The OneShare project will consolidate the work of the EdShare and Faroes projects, using the EdShare Southampton and Language Box as exemplars to develop a deposit once methodology, in the form of an architectural model for loose coupling between community and institutional repositories, and between institutional repositories and Virtual Learning Environments. The project will also engage with the existing community and institutional users in order to understand their behaviour and attitudes, so that the architecture and software can be shaped appropriately and institutional policies can be formed.
The objective is to improve the integration of systems at an institutional level and provide software and guidance for others that will have a UK and global impact.
HEFCE, through JISC and the HEA have made clear that they wish to drive forward an open content initiative, but doubts and worries amongst academics ‘on the ground’ remain. While our experience gained from several projects connected to sharing materials (L20, Claret, MURLLO, Faroes, EdShare) suggests enthusiasm for the concept of shared repositories and a general willingness amongst teachers to share resources, some reticence and concern have become evident as the challenge of populating repositories gains momentum. Academics appear to be hesitating to embrace the concept in practice. We believe that there are underlying issues of trust and confidence that need further exploration. In the OneShare project we will investigate how we can build confidence within community groups to share their content, and explore how people are prepared to work collaboratively towards the creation of online learning materials.
Some of the issues that OneShare aims to understand are:
Southampton has successfully established EdShare as its institutional repository, and since its launch in late Autumn 2008 there have been over 1600 deposits made from across the University. This is an excellent start, we now wish to improve integration into the Universities processes, and there is some replication with how other systems, such as Blackboard, are used.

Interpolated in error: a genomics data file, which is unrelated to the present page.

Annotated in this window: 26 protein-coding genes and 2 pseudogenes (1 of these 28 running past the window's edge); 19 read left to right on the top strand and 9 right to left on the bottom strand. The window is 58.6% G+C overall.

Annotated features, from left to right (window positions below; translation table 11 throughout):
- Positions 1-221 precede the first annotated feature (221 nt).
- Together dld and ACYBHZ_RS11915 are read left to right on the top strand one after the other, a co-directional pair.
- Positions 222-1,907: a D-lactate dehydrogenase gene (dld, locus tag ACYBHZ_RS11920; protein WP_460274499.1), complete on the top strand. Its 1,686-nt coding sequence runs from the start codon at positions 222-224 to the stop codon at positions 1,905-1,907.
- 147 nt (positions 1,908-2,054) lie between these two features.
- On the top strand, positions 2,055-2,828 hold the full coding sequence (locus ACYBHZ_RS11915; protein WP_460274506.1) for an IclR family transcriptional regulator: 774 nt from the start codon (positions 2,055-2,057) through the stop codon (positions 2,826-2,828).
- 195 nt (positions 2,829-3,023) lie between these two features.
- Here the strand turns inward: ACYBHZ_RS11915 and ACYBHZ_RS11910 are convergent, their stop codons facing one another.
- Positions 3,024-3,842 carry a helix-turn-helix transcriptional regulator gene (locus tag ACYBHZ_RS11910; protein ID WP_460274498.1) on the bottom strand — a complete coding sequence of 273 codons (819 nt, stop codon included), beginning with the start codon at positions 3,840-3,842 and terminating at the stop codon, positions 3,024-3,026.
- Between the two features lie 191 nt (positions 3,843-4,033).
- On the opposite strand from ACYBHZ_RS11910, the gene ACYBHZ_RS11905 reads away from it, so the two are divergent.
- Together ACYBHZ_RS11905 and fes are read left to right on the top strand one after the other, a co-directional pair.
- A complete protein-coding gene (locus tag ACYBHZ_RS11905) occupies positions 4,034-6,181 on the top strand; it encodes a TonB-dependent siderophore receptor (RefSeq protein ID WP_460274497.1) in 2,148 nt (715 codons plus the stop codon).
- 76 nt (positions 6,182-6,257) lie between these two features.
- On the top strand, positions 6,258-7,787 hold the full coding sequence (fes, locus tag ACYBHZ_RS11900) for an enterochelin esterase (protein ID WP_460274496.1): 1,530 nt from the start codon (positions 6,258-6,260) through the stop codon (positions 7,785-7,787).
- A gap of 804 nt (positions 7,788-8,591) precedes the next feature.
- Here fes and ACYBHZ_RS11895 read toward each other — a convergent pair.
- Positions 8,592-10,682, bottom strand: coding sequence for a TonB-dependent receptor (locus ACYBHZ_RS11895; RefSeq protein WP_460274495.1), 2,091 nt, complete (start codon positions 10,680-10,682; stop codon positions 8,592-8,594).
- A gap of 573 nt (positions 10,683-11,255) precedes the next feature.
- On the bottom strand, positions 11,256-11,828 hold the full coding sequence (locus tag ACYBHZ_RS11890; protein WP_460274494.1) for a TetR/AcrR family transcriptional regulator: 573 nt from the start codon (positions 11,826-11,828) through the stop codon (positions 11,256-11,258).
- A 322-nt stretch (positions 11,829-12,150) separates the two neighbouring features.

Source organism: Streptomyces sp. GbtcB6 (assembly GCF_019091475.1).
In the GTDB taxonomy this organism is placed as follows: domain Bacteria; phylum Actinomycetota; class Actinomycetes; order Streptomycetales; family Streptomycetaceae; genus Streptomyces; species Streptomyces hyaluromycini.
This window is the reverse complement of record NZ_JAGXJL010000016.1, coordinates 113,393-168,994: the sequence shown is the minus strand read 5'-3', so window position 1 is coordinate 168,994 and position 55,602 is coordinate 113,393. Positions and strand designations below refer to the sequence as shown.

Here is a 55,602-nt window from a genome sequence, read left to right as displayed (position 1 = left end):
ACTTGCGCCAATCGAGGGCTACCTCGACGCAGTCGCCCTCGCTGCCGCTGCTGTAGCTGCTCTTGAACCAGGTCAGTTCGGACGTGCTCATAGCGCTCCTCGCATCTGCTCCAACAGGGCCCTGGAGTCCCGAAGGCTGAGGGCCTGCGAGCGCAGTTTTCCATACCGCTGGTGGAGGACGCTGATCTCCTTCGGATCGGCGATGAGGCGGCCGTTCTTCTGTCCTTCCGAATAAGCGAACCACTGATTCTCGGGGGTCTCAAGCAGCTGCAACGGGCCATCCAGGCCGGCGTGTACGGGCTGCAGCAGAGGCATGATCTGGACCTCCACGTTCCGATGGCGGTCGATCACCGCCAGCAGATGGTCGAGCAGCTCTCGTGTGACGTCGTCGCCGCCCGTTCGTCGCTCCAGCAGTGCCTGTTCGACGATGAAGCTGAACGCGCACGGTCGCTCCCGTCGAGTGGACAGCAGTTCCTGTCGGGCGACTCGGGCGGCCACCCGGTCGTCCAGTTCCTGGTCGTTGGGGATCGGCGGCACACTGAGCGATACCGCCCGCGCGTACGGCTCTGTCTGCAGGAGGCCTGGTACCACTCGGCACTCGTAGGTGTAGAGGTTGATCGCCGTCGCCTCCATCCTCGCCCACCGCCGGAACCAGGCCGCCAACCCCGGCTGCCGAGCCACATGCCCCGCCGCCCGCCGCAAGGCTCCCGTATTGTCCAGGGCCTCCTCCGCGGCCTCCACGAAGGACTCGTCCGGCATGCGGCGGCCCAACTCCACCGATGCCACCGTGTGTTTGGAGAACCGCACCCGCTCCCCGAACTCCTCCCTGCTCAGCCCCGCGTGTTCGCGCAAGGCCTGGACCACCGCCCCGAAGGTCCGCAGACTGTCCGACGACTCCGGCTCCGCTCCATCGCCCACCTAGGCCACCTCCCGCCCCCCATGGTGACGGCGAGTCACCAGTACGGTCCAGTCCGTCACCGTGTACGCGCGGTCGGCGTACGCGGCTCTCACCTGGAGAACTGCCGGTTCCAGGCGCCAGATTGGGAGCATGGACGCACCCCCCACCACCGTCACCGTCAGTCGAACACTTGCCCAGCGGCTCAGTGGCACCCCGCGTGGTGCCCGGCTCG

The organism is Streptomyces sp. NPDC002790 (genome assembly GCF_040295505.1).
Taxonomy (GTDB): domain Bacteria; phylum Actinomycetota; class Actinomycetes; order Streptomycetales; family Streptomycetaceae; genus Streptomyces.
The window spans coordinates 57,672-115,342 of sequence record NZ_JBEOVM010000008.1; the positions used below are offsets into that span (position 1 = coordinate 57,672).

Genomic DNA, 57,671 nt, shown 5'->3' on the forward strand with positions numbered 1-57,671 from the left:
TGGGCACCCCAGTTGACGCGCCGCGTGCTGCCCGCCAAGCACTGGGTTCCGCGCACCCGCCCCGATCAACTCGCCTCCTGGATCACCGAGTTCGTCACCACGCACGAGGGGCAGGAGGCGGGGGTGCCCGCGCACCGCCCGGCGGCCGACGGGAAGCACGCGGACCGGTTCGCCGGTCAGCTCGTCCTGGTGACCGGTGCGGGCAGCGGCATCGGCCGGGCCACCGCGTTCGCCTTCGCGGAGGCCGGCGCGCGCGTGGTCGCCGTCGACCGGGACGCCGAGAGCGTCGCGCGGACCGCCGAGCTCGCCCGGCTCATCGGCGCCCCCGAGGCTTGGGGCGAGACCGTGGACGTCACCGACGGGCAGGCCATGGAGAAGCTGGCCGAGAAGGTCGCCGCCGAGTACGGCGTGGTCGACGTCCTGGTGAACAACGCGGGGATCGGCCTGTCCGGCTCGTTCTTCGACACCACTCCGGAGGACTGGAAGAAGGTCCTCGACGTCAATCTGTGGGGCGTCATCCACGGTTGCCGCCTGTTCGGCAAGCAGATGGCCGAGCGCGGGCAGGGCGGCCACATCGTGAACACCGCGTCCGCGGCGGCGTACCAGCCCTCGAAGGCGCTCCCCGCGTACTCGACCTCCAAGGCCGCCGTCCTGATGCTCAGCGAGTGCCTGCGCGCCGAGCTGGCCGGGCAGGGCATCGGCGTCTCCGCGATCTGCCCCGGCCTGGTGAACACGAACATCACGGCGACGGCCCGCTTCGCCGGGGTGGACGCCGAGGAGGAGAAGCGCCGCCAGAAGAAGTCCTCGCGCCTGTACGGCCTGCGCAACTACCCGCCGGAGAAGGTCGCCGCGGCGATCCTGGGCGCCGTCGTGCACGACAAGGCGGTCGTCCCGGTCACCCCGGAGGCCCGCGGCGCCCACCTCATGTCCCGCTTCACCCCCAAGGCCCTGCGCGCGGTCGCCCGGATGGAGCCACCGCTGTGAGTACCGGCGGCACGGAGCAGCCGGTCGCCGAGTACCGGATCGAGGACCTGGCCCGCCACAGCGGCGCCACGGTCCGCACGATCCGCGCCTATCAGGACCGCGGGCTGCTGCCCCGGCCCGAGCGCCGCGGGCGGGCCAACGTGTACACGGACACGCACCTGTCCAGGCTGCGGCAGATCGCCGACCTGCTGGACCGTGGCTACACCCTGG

The OneShare project will continue to promote the full range of EdShare benefits across the institution as well as supporting groups in adding content and understanding how deposits can best be integrated in their work flows and processes. There are opportunities for embedding the repository in strategic planning with the new financial planning round and integrating further with institutional IT infrastructure services. The project will also work to place the repository within the context of the emergent, institutional Educational Strategy 2010-2015.
In particular the project aims to:
Part of this work will be to embed institutional repository functionality within the VLE so that depositing becomes part of normal course management. This will also make open content (an optional part) of the normal workflow, so that it is easy for staff to share their resources under a number of clear creative commons licenses
Integration of community and institutional repositories is equally important, as it is critical for the sustainability of both. Institutional repositories need to be part of an inter-institutional effort in order to reach critical mass – particularly for Web 2.0 style sharing and remixing. On the other hand community repositories need institutions behind them to support their running costs and to promote their use with staff.
We propose a solution based on a cloud-computing architecture, where community-repositories are application views on the institutional repositories that have been integrated with a VLE. The aim is that these technical and policy connections will support a deposit once methodology, where resources managed in a VLE become shared in an institutional repository, and aggregated up to relevant community repositories. We will learn from existing approaches such as MR-CUTE, and reuse standards such as SWORD as appropriate.
Items deposited through the community repository or the VLE would be stored in the institutional repository layer, which remains visible in the VLE and community repository. In this way visitors to the community site will seamlessly search across multiple institutions, users of the VLE can contribute to the community without having to change their working practices, and students can find related materials in the repository from within the VLE.
The OneShare project will produce two major technological deliverables: